Pallinghurst has built a manganese mine from scratch, and turned around an ailing, start-up platinum company which is due to roll out a new, patented smelting technology and list on the Johannesburg Stock Exchange, and possibly a second bourse when market conditions are right, said Gilbertson.
Faberge has been folded into Gemfields, the third leg in Pallinghurst’s portfolio, and one which has been pushing hard to change the structure of the largely unstructured emerald market, mimicking De Beers.
“We have brought order. We have created a system of auctions which is absolutely trusted and accepted as establishing prices transparently,’ said Gilbertson. “The prices have been rising auction after auction as the market accepted there is a responsible pricing system,’ he said, adding there had been a tenfold increase in emerald prices since the first auction three years ago.
Gemfields now accounts for between 20% and 25% of the global emerald market. “It’s been a huge change. The auctions are watched by the other big producers of emeralds, mostly in Colombia’ he said.
Pallinghurst has worked hard at making its assets produce at the lowest possible cost, deploying the latest technology, securing close government relationships and, in the case of South Africa, solid black economic empowerment partners, an area that has been problematic for others, said Frandsen.
The gap between the Pallinghurst share price and its net asset value is “substantial’, Gilbertson. “We didn’t think the gap would be as big as it was as we went along,’ he said. “But we are seeing as the mines come right the market is starting to realise something is coming here. The gap has closed a bit and our shares have out-performed the market.’
The manganese mine produced a million tonnes of saleable ore last year and has plans to double output. The platinum assets produced 150,000 ounces of platinum group metals, and Gemfields has been turned around. “We are getting into the harvesting stage, but I’m not saying we’re going to sell,’ Frandsen said.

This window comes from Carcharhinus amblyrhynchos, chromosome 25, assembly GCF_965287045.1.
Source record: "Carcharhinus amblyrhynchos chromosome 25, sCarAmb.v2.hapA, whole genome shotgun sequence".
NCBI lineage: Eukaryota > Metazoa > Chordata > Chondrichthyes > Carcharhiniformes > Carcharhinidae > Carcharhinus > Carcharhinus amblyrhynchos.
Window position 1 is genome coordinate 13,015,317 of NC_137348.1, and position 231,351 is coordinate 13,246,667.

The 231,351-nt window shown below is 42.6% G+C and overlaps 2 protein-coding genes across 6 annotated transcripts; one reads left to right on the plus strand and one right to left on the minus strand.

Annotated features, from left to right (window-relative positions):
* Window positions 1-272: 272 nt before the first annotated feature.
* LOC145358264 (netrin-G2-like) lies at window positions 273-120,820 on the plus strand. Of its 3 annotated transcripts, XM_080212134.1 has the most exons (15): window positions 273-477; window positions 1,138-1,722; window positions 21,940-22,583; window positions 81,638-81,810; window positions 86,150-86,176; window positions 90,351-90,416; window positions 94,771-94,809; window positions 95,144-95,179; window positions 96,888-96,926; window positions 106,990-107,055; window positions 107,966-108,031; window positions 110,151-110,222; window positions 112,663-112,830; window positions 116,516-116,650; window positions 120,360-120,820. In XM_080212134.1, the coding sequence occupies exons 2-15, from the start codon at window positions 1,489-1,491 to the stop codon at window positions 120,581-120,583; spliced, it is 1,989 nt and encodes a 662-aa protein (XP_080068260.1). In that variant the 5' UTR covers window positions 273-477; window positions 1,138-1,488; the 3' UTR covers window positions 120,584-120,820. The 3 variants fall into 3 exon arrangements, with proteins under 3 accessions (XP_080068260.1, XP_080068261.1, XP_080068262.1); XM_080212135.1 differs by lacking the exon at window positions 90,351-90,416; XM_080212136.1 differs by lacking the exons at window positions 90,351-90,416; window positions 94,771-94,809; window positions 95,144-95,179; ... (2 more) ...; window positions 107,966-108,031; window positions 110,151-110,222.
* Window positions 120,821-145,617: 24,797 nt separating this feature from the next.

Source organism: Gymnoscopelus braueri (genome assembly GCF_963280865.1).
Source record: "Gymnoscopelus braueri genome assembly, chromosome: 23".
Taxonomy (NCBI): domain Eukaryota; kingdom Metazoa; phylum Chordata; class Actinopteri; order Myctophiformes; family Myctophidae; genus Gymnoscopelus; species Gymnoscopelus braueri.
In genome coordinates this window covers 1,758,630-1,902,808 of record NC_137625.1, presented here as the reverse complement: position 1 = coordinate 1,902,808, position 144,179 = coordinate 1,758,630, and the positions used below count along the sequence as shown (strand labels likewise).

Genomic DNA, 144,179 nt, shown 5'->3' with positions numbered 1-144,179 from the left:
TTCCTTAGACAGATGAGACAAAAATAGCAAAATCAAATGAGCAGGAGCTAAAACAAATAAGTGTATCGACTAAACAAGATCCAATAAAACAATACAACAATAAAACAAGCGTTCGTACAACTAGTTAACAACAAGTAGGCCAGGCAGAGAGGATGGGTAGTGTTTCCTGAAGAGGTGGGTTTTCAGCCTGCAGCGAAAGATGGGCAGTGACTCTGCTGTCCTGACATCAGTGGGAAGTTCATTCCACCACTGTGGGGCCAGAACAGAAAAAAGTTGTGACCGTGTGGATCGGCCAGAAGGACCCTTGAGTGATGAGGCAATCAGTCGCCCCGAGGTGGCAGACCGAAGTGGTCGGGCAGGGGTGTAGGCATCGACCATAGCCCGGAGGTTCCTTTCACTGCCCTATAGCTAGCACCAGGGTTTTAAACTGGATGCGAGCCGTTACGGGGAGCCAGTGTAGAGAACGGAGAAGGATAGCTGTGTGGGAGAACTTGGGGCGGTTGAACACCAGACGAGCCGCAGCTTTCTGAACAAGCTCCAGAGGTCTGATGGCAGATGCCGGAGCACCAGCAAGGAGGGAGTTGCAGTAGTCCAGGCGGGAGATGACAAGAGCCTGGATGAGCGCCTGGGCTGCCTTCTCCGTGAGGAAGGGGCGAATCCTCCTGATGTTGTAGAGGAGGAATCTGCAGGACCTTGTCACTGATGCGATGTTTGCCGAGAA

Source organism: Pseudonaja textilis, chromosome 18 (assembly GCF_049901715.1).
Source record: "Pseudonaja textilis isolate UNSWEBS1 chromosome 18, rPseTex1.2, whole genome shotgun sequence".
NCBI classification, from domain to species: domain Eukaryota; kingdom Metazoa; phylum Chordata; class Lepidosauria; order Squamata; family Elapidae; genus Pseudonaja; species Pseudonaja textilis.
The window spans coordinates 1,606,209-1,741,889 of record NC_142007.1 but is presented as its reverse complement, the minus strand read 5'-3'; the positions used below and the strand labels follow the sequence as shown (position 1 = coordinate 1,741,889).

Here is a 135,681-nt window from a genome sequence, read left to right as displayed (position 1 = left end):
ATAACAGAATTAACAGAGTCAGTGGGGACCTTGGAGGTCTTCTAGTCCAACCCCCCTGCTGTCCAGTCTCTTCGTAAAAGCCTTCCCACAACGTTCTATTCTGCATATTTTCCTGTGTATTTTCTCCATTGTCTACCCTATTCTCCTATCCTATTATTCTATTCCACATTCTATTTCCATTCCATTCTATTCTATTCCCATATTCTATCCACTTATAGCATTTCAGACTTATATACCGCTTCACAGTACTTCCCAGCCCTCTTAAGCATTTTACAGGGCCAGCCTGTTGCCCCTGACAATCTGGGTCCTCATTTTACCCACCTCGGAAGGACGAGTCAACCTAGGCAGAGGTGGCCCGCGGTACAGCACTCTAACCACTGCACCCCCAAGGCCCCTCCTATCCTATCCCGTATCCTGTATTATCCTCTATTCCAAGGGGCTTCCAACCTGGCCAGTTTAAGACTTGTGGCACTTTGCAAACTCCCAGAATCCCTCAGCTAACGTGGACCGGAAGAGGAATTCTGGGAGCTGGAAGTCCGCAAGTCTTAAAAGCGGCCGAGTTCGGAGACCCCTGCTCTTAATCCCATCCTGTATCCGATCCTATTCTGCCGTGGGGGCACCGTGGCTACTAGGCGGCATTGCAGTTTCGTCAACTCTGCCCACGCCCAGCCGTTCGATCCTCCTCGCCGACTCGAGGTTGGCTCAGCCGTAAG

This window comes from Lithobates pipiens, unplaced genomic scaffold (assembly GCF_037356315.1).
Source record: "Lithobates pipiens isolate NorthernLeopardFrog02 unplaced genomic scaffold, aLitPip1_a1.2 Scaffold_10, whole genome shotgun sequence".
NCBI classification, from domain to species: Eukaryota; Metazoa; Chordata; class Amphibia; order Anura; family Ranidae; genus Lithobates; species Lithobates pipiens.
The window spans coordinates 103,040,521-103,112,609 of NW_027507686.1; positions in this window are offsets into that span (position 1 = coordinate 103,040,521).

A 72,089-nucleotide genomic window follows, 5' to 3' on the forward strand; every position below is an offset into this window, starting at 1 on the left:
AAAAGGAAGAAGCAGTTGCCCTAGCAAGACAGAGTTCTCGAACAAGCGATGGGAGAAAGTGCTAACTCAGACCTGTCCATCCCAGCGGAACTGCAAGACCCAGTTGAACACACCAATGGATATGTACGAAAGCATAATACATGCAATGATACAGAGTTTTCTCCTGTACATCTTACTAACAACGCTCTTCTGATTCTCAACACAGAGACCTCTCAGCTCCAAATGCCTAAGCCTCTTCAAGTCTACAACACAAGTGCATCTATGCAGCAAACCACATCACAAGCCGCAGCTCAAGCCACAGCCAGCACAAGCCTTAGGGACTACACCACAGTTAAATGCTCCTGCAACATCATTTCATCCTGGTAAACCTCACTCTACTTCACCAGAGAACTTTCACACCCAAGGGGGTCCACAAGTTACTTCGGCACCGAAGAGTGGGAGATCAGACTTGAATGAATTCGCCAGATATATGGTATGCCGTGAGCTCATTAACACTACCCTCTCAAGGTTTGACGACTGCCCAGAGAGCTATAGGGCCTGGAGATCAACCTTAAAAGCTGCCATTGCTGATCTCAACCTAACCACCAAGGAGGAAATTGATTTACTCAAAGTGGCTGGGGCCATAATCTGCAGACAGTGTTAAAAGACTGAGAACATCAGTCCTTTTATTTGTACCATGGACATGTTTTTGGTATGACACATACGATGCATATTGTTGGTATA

“We want to place in the hands of our investors the full value of the assets we have created,’ Gilbertson said. “Gencor traded at a discount to its underlying asset value and we were losing between 25% and 30% in that type of structure.’
When the platinum is listed – most likely as Sedibelo Platinum Mines – value will be unlocked. Pallinghurst’s 80%-owned Jupiter company, owner of the Tshipi manganese mine in South Africa and undeveloped iron ore prospects in Australia, could either be re-listed or merged with assets unbundled from BHP Billiton, or unbundled in other ways in order to create value.
Pallinghurst is also studying two other investment opportunities which are “far more creative’ than the option of buying assets spun out by the majors such as Rio Tinto or BHP Billiton, Gilbertson said.
BHP is not the only diversified miner coming under pressure from shareholders. For reasons related to South African political risk, Anglo American is also under pressure.
South Africa has come to be regarded as a risky mining investment destination, a view that has been given increased currency ever since the notion of nationalisation was popularised by former ANC Youth League president, Julius Malema. Uncertainty related to mining laws and a changing fiscal regime add to the complexity of investing in the country.
More recently, the South African labour environment has become unsettled with the emergence of the Association of Mineworkers and Construction Union (AMCU) which has displaced the National Union of Mineworkers.
Allan Seccombe is the senior mining writer for Business Day. He was commissioned by Miningmx to write this article for The Mining Yearbook, distributed with the Financial Mail.